David Moyes, the Everton manager, has accepted that there is a risk of losing his striker Louis Saha, whose continued struggle with fitness has seen him back on the bench.
Everton are yet to tie Saha to a contract which would prevent the former France striker, who signed a two-year deal with the option of a third year when he moved to Goodison Park from Manchester United in 2008, becoming a free agent at the end of this season. "His contract is up in June so we know he can talk to foreign clubs in January," Moyes said. "We've been speaking to him. We are happy with him and we would like to keep him."
Saha, who has been linked with Roma, Bordeaux and Atletico Madrid, has made an impressive contribution this season – he is top scorer with 11 goals – but continues to struggle with the injuries which bedevilled him at Old Trafford and Moyes has adopted a strategy of periodically removing him from the side. "He's been complaining about a calf strain. We've brought him in and out. It was the same earlier in the season, I can think of Fulham [where he did not play] in particular. It got him up and running again."
Everton want to take up the option of a third year with Saha, with discussions to that end likely to take place in the new year. For the trip to Stamford Bridge today there is the memory for Saha of scoring the fastest goal in FA Cup final history – 25 seconds – in the 2-1 defeat by the west London side in May.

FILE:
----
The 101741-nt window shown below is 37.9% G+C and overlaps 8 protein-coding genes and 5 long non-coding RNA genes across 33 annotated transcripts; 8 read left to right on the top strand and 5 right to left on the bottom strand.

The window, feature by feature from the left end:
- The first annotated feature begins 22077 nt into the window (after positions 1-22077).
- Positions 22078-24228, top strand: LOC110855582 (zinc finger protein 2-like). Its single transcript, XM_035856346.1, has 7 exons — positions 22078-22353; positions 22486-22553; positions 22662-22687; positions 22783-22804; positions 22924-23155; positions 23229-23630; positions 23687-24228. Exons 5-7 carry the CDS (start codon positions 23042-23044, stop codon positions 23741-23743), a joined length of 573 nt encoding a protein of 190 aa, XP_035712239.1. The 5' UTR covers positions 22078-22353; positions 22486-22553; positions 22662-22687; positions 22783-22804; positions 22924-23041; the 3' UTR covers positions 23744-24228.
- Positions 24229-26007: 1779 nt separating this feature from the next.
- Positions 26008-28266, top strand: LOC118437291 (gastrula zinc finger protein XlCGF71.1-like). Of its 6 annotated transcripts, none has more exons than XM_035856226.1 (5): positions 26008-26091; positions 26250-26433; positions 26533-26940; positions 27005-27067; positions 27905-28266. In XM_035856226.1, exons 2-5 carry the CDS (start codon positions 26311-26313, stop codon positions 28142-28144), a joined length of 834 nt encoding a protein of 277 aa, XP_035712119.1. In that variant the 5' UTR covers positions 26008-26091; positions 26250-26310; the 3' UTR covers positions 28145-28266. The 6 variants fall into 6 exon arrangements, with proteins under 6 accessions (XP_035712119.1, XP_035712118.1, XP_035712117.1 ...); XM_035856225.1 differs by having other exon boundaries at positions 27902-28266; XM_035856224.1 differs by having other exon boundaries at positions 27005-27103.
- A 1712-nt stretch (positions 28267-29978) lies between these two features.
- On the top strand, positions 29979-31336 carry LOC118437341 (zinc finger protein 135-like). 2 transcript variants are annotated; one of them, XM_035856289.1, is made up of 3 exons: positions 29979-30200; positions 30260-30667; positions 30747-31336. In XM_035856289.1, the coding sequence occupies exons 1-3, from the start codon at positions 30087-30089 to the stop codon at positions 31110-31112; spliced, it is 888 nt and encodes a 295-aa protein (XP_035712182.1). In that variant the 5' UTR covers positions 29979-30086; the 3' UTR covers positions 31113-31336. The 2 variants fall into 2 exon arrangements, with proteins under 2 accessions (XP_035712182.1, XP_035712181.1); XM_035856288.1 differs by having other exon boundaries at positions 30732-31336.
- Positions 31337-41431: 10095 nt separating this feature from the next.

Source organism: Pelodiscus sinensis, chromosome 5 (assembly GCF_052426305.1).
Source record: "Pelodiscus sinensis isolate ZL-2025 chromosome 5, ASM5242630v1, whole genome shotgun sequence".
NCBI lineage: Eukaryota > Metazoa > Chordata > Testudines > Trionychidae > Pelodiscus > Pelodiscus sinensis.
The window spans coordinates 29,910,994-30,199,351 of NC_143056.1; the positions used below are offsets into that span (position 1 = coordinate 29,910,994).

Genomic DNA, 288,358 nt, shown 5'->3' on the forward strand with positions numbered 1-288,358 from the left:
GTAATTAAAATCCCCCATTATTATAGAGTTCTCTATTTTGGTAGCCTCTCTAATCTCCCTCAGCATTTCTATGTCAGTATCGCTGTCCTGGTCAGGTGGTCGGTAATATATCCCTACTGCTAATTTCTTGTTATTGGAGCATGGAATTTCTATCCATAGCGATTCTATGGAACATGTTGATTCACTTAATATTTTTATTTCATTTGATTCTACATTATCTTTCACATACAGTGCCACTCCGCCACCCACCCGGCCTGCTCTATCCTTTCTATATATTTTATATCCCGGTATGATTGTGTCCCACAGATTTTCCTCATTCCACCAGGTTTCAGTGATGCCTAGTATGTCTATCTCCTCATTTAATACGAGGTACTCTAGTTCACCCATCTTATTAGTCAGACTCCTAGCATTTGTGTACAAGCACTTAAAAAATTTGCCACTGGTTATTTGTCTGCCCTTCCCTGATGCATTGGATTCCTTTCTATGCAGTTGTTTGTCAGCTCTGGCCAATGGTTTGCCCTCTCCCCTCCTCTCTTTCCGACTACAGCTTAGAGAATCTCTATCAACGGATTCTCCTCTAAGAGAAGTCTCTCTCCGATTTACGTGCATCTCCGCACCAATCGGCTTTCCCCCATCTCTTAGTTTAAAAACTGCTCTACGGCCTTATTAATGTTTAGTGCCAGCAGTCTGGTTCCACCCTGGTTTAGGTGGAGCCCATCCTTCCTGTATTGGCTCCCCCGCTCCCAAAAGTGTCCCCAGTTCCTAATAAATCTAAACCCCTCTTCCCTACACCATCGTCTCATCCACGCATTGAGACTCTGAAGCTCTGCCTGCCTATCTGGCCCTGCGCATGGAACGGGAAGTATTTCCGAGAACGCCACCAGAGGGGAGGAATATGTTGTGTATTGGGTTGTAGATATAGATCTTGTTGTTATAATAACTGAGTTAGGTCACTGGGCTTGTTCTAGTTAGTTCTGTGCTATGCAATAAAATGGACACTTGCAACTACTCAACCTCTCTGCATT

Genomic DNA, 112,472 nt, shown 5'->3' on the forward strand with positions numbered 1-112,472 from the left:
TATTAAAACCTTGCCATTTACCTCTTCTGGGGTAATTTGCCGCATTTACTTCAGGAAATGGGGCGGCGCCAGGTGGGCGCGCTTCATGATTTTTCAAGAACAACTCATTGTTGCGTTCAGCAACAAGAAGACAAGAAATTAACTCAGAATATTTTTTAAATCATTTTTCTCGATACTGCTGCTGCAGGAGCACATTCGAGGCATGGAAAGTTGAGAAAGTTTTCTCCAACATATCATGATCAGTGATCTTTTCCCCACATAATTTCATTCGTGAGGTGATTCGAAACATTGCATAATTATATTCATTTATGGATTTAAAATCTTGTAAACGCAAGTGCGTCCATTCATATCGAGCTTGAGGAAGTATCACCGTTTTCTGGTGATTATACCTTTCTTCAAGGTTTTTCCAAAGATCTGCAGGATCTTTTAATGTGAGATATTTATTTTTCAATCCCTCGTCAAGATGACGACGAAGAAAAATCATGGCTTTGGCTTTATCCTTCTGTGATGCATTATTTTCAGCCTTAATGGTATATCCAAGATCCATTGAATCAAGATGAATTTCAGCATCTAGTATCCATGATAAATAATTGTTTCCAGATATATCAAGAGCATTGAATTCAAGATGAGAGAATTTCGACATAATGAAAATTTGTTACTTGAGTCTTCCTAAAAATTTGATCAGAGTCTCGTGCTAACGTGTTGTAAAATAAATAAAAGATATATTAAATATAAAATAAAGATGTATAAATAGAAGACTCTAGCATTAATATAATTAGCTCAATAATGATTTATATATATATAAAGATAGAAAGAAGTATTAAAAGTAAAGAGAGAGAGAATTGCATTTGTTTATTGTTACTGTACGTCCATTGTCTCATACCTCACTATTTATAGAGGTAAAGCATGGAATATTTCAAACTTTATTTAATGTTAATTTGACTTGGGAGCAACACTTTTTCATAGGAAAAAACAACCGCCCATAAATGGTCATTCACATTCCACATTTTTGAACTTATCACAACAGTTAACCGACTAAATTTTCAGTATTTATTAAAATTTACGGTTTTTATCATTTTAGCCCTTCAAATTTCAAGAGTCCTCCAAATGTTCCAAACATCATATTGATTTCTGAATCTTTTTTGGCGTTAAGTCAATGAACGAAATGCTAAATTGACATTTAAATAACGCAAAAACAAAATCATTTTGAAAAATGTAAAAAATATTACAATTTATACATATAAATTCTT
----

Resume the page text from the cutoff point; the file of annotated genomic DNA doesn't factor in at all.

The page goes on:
Moyes has the usual central defensive problems for the visit to Chelsea, with Sylvain Distin out for three weeks with a hamstring pull. He seems more likely to use Johnny Heitinga, who has played centre-half for the Netherlands, and Lucas Neill, than Tony Hibbert, who has also deputised there. "I don't think Tony sees himself playing there regularly," Moyes concluded.
Everton are looking to draw inspiration from their thrilling comeback to draw 2-2 against Tottenham last Sunday. "If you are not playing that well it can sometimes carry you through," Moyes said. "We need to show that in every game to have a chance of getting a result. You go 2-0 down, then you get a draw. It feels like a victory. But we have to make sure we don't get ourselves in the position again if we can help it. Maybe until we get enough people back we have to keep playing like this.
"Maybe something changed from the second half at Hull [when Everton were 3-0 down at half-time]. I think the players realise the effort they put in has to be greater if we are going to win games. There is a slight improvement, not as much as I'd like, but certainly with what I have available to me we are getting something out of the players."Reuse content